Monday, April 23, 2007

Weight Loss

Although training for endurance sports typically keeps athletes lean, there are a few who seem to have a hard time establishing and maintaining low body fat. They may gain a few pounds over the holidays or during times of reduced training and then find it difficult to get the excess pounds off. My experience with several such athletes leads me to believe that if they ate a diet based on the principles in Dr. Loren Cordain's and my book, The Paleo Diet for Athletes, they would stabilize around their ideal weights.

We propose two principles in the Paleo (PAY-lee-o) diet book that allow the athlete to take in adequate carbohydrate to meet their training demands while helping to ensure that they don't take in excessive amounts of high glycemic carbohydrates which are quickly converted to fat. These principles are based on five stages of recovery throughout the day.

The first principle is that the athlete should only eat high glycemic foods (mostly starches and simple sugars) during exercise (stage 2), in the first 30 minutes post-exercise (stage 3), and for a period of time afterwards that lasts as long as the workout lasted (stage 4). During stage 1 (before the workout) the athlete eats moderate to low glycemic foods depending on how much time remains until the race begins. The more time there is before the race or workout, the more moderate the glycemic index of the food should be.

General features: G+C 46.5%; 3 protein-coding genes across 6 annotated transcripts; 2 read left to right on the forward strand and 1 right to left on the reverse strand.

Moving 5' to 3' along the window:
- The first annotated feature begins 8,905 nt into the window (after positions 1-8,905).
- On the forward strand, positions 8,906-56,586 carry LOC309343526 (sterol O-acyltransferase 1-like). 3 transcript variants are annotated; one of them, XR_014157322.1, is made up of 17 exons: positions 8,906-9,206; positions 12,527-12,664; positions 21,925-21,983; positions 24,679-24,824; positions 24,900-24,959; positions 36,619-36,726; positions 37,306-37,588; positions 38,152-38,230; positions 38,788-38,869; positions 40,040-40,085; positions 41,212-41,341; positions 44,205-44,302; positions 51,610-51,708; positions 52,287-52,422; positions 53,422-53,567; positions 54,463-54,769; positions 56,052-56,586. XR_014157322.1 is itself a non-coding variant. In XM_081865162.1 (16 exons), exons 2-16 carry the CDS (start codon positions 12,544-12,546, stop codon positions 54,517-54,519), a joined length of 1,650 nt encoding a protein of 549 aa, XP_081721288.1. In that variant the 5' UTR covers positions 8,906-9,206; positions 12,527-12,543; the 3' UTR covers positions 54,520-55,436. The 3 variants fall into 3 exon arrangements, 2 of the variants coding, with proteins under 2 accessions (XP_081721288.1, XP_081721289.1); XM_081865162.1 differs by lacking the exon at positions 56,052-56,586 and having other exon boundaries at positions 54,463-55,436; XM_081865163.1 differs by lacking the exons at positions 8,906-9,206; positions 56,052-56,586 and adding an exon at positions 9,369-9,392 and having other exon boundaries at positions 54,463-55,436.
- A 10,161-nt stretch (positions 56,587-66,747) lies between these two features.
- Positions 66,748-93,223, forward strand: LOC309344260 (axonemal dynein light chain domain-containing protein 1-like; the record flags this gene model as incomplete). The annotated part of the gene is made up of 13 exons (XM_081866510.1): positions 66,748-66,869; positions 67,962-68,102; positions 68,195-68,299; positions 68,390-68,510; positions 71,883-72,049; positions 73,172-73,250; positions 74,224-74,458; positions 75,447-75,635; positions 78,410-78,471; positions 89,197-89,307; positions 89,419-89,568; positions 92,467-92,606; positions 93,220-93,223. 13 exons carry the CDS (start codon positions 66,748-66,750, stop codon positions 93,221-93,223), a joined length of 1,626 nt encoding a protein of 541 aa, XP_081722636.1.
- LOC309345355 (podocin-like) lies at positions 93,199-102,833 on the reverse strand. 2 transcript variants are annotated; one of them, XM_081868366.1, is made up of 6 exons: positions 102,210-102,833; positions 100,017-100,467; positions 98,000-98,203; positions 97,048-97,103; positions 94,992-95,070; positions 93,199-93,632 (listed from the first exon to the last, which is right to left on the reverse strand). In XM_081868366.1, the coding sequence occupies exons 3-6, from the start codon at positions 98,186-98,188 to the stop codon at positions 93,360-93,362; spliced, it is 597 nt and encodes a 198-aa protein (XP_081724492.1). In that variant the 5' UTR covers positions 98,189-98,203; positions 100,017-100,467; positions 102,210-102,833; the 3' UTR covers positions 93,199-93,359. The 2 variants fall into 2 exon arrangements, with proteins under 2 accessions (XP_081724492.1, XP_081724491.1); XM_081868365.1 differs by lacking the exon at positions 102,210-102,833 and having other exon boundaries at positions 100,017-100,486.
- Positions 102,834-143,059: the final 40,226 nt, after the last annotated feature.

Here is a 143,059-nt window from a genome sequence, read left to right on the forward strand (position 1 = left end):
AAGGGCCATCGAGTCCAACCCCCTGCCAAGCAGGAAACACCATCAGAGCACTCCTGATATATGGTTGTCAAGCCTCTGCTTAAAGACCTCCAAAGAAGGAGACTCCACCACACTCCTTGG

Stage 5--the remainder of the day--is the real key to weight loss and is the second principle. During this time the athlete focuses meals on vegetables, fruits and lean proteins, especially from animal sources. Lean protein is best found in ocean-caught fish, free-ranging turkey breast, egg whites, and wild game. In stage 5 snack with moderation on nuts, berries, seeds, fruit, and dried fruit.

The best recovery foods for stages 3 and 4 are potatoes, yams, raisins, bananas, and, to a lesser extent, grains (cereal, pasta, rice, corn). Foods best avoided altogether or eaten in very small servings are dairy and legumes. If you're concerned about calcium intake relative to dairy, don't be. It's a non-issue with the Paleo diet. You can see our book for the details and supporting research on this topic and others.

Back to the body weight issue... This past weekend I did a series of clinics in New York City at Jack Rabbit Sports. A young woman there told me she had lost 15 pounds following the Paleo diet and was training better than ever. I often hear similar comments from athletes from around the world. I've also seen this diet work with the athletes I coach which have included an Olympian, pro Ironman triathletes, top age groupers in cycling and multisport, and novice athletes.

From time to time, however, someone tells me they don't recover well on the Paleo diet. When I further quiz them I generally find they aren't taking in enough high glycemic carbs in stages 3 and 4. That's key to recovery on this diet.

You can purchase a copy of The Paleo Diet for Athletes here.